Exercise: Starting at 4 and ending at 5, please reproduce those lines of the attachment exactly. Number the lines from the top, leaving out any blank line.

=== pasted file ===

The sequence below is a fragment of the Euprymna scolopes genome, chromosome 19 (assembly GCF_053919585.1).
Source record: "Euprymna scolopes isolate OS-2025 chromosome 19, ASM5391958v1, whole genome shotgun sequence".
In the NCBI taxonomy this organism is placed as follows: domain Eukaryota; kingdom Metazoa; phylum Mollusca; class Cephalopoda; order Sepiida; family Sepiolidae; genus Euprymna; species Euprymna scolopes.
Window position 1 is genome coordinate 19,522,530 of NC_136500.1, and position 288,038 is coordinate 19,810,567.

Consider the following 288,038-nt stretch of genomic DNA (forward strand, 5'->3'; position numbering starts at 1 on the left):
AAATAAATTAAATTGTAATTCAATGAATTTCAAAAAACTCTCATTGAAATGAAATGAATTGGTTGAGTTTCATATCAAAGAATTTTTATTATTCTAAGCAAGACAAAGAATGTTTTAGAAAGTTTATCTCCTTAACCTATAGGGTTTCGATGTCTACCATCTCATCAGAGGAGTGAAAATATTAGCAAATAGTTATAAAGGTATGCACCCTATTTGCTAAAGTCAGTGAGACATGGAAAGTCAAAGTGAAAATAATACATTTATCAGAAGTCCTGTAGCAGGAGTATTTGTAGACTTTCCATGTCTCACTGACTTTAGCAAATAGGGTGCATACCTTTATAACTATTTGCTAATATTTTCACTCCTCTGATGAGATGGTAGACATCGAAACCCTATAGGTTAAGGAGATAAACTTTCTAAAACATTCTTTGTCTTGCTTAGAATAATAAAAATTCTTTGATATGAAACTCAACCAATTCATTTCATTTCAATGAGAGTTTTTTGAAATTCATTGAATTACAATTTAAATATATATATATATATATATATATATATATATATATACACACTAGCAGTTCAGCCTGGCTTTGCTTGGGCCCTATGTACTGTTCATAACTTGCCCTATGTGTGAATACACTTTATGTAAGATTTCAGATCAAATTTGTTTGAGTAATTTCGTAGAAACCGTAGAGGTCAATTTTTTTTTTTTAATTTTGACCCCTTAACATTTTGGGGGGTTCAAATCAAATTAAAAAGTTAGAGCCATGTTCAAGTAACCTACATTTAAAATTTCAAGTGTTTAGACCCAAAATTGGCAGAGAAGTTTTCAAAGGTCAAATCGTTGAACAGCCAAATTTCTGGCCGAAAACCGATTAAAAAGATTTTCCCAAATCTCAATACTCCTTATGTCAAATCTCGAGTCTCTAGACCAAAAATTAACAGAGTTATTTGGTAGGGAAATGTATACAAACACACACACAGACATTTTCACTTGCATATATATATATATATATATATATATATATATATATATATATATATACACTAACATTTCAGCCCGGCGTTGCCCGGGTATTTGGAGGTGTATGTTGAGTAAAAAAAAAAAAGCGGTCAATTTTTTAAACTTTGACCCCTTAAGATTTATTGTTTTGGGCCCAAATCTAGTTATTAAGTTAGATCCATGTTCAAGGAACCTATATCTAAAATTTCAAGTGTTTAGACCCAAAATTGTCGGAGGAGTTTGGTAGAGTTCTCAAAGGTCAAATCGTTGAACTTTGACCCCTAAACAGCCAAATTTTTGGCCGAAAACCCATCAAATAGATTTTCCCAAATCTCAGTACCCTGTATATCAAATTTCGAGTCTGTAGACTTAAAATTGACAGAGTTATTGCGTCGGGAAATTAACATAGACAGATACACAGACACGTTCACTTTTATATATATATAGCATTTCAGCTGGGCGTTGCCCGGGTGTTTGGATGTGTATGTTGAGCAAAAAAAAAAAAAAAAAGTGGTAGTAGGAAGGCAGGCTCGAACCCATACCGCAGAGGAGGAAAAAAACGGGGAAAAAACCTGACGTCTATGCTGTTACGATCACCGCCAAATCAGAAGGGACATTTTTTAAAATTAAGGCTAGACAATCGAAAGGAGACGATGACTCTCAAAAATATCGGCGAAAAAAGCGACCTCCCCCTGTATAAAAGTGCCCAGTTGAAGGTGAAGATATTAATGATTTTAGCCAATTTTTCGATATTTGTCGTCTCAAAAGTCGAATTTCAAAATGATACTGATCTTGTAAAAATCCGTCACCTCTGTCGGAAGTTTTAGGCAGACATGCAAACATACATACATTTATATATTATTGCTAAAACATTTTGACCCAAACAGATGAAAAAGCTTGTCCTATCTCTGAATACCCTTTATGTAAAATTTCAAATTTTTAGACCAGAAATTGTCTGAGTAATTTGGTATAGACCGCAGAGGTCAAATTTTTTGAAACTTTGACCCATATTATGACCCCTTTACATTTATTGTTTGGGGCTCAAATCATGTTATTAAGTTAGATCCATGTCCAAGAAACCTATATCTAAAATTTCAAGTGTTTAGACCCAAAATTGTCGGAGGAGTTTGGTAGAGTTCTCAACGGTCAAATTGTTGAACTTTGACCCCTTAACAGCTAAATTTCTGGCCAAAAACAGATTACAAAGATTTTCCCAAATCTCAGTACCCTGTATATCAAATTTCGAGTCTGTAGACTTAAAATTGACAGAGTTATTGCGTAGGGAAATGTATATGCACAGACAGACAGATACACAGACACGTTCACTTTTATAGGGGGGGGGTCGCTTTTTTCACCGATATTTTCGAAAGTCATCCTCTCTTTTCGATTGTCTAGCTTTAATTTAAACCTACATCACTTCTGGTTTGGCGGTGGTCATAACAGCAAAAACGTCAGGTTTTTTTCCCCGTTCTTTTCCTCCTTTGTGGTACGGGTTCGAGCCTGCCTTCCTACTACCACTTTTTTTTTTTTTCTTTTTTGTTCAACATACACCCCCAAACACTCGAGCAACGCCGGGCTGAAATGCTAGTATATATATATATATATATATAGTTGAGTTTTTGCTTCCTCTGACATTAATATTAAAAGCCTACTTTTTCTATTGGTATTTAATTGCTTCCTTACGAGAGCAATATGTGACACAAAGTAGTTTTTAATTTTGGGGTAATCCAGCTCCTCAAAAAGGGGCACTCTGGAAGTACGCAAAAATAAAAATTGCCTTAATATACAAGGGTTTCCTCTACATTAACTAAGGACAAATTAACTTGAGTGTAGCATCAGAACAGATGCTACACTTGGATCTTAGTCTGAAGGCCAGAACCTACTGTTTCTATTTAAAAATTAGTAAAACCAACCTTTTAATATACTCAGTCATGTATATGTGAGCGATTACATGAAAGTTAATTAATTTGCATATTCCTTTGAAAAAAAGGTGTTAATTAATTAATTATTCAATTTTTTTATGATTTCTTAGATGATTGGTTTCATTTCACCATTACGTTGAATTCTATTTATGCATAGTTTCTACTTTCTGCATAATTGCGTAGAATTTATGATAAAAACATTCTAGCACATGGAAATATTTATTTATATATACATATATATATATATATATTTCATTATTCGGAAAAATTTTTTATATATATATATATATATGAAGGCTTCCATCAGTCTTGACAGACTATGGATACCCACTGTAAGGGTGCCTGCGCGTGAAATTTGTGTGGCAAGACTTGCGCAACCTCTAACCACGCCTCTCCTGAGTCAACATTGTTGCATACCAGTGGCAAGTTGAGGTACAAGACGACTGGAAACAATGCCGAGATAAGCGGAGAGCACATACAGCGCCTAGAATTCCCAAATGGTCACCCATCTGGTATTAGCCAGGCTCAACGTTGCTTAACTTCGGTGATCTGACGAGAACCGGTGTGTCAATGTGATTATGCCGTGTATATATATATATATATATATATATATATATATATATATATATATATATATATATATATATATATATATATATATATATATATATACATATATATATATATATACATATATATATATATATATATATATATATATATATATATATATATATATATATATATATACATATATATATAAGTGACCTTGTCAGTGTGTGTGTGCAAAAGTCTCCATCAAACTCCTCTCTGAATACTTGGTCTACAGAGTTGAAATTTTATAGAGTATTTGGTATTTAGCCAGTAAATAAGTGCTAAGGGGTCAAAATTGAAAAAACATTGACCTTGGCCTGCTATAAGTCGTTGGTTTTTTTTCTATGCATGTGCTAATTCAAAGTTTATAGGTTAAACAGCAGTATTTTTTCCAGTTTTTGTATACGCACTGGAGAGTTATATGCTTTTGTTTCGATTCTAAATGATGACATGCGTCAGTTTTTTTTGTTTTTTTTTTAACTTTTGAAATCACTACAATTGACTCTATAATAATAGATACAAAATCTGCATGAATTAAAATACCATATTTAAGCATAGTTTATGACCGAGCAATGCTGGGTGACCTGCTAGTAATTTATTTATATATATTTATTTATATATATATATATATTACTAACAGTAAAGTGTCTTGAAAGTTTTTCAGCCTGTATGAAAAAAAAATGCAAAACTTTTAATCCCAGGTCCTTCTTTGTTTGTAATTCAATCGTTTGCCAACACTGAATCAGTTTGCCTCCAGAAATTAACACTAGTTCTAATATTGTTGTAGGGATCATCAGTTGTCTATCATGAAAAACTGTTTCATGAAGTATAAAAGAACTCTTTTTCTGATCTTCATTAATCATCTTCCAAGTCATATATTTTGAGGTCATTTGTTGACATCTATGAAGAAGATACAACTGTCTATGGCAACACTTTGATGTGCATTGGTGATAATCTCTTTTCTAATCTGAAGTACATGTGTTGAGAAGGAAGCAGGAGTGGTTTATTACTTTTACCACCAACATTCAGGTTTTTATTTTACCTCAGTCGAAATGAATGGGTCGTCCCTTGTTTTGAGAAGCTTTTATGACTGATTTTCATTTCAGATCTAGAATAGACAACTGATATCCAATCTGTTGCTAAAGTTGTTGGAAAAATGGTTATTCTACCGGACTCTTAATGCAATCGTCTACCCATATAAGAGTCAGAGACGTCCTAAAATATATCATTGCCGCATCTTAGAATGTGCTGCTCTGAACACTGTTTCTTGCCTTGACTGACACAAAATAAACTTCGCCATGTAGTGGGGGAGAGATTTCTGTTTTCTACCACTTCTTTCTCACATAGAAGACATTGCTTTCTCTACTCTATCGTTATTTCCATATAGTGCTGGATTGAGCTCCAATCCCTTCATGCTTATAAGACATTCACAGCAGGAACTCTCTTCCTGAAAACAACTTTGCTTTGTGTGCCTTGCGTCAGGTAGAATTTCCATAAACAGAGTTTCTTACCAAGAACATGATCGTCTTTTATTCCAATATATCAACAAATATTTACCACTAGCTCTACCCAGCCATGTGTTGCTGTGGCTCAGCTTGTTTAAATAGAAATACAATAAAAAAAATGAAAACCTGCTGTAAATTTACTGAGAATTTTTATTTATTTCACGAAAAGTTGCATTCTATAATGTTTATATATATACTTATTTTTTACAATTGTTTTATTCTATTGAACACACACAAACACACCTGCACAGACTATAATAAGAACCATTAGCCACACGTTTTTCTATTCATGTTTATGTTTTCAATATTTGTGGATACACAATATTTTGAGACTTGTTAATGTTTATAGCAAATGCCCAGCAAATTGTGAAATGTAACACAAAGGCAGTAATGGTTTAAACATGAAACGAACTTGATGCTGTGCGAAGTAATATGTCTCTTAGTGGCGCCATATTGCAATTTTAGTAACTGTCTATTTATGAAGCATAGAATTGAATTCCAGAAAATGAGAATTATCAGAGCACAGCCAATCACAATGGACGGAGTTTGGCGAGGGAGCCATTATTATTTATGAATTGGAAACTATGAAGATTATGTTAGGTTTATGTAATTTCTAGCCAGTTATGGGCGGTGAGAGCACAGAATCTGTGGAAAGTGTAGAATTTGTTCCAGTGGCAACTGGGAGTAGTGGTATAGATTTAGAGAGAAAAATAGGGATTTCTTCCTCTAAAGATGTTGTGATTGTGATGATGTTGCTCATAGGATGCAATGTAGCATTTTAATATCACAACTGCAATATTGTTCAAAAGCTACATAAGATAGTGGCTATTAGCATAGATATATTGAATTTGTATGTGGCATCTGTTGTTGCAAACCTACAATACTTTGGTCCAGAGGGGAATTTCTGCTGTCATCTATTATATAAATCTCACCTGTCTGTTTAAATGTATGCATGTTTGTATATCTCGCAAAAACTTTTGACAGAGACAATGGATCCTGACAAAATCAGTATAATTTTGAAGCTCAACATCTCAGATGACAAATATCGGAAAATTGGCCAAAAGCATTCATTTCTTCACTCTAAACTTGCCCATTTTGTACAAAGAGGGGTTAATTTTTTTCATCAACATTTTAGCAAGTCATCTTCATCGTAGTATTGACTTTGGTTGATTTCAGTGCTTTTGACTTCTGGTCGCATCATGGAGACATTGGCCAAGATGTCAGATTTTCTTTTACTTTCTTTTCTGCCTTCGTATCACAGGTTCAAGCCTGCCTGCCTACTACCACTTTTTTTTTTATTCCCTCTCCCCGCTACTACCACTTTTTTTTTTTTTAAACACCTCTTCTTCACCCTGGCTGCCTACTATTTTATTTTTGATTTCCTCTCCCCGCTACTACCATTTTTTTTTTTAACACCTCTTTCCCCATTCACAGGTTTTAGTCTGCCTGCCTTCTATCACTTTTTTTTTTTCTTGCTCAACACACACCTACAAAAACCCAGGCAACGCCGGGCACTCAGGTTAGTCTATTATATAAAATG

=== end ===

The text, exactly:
Window position 1 is genome coordinate 19,522,530 of NC_136500.1, and position 288,038 is coordinate 19,810,567.

Consider the following 288,038-nt stretch of genomic DNA (forward strand, 5'->3'; position numbering starts at 1 on the left):